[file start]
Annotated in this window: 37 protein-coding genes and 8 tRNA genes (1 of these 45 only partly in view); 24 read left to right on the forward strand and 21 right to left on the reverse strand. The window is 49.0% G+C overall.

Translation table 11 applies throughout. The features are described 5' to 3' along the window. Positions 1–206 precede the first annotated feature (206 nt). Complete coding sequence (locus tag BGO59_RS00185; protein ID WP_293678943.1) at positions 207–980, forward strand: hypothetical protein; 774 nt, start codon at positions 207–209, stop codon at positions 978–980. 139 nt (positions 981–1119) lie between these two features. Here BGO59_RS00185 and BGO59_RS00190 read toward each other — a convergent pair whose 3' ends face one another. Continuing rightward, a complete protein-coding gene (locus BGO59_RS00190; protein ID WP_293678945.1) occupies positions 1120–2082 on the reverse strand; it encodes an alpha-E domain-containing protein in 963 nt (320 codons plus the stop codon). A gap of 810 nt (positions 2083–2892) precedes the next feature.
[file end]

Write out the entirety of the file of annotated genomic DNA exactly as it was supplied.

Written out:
Annotated in this window: 37 protein-coding genes and 8 tRNA genes (1 of these 45 only partly in view); 24 read left to right on the forward strand and 21 right to left on the reverse strand. The window is 49.0% G+C overall.

Translation table 11 applies throughout. The features are described 5' to 3' along the window. Positions 1–206 precede the first annotated feature (206 nt). Complete coding sequence (locus tag BGO59_RS00185; protein ID WP_293678943.1) at positions 207–980, forward strand: hypothetical protein; 774 nt, start codon at positions 207–209, stop codon at positions 978–980. 139 nt (positions 981–1119) lie between these two features. Here BGO59_RS00185 and BGO59_RS00190 read toward each other — a convergent pair whose 3' ends face one another. Continuing rightward, a complete protein-coding gene (locus BGO59_RS00190; protein ID WP_293678945.1) occupies positions 1120–2082 on the reverse strand; it encodes an alpha-E domain-containing protein in 963 nt (320 codons plus the stop codon). A gap of 810 nt (positions 2083–2892) precedes the next feature.